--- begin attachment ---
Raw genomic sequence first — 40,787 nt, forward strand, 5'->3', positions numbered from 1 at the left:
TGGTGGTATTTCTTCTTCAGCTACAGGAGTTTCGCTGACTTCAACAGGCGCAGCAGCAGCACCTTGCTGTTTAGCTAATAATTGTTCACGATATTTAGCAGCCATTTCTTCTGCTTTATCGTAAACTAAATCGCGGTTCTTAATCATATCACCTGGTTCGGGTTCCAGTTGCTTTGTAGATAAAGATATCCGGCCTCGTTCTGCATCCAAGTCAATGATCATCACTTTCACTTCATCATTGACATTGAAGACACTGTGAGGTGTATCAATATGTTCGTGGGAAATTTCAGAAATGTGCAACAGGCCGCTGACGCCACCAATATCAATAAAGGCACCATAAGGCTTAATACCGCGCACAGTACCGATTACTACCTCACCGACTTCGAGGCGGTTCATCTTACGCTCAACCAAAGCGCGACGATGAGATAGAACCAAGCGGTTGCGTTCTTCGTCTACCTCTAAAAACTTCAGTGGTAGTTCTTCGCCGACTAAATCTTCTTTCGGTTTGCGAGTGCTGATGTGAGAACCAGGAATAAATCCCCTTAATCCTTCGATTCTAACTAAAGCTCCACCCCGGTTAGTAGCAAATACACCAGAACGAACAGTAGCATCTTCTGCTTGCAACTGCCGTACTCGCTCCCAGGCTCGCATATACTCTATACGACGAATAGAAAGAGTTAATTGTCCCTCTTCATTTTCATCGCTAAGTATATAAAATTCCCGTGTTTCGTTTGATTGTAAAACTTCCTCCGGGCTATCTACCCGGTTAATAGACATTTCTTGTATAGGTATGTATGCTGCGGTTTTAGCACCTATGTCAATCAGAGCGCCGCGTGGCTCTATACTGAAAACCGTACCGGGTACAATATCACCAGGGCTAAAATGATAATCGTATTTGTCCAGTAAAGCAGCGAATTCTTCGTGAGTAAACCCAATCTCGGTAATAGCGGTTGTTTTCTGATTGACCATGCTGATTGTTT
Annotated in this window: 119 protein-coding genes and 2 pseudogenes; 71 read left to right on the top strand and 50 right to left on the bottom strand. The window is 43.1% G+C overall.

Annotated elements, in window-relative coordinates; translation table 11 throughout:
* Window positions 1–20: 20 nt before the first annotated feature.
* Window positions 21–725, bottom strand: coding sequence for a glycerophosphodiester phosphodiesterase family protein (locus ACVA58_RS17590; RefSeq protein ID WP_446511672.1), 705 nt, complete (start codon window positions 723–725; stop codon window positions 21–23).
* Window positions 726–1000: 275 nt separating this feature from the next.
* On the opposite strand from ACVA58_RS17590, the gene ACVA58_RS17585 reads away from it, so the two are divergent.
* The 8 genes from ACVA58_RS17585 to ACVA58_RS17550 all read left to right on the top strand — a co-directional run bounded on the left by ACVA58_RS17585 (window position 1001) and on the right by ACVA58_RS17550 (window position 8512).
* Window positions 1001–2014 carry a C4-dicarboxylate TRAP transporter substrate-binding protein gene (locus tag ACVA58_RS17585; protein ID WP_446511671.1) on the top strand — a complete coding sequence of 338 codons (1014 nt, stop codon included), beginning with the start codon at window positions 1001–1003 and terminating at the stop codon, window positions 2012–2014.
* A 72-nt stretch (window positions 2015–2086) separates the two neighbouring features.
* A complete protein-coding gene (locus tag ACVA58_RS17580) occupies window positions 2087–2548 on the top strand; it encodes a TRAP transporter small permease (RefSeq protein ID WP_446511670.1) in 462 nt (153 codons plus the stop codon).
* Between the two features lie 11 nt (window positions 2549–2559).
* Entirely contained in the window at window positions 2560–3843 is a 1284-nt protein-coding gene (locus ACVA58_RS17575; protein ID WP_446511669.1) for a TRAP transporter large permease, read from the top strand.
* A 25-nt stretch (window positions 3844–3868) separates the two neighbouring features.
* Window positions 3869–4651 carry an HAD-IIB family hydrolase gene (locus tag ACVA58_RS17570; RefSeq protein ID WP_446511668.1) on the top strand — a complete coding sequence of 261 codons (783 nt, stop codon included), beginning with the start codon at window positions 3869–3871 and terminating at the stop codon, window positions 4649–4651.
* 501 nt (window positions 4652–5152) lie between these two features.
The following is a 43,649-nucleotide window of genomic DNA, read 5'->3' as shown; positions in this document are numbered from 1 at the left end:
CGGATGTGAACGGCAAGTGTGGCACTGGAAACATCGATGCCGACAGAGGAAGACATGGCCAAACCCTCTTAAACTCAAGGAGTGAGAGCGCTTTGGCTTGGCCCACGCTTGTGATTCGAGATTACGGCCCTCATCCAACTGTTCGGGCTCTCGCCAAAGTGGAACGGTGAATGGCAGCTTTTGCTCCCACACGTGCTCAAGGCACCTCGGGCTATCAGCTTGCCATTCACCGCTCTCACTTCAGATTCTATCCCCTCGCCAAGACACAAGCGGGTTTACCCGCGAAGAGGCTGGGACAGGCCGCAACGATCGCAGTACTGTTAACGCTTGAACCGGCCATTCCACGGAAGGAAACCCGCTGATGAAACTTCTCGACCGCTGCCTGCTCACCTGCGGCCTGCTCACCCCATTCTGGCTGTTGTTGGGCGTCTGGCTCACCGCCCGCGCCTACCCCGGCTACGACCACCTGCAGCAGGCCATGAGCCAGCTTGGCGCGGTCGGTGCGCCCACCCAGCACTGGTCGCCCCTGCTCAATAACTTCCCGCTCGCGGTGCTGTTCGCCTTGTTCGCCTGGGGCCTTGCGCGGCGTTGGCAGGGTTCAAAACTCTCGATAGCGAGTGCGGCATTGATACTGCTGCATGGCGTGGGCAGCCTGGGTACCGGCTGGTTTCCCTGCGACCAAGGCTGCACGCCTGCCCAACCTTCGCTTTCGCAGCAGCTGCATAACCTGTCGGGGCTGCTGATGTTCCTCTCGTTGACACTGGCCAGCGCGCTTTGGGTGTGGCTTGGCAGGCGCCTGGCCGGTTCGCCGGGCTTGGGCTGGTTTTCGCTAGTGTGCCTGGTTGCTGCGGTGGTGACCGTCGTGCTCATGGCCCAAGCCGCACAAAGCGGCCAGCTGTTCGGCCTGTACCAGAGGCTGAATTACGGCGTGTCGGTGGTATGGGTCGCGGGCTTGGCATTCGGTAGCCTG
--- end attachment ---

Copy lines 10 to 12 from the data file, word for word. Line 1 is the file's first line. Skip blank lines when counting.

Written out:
* Window positions 1001–2014 carry a C4-dicarboxylate TRAP transporter substrate-binding protein gene (locus tag ACVA58_RS17585; protein ID WP_446511671.1) on the top strand — a complete coding sequence of 338 codons (1014 nt, stop codon included), beginning with the start codon at window positions 1001–1003 and terminating at the stop codon, window positions 2012–2014.
* A 72-nt stretch (window positions 2015–2086) separates the two neighbouring features.
* A complete protein-coding gene (locus tag ACVA58_RS17580) occupies window positions 2087–2548 on the top strand; it encodes a TRAP transporter small permease (RefSeq protein ID WP_446511670.1) in 462 nt (153 codons plus the stop codon).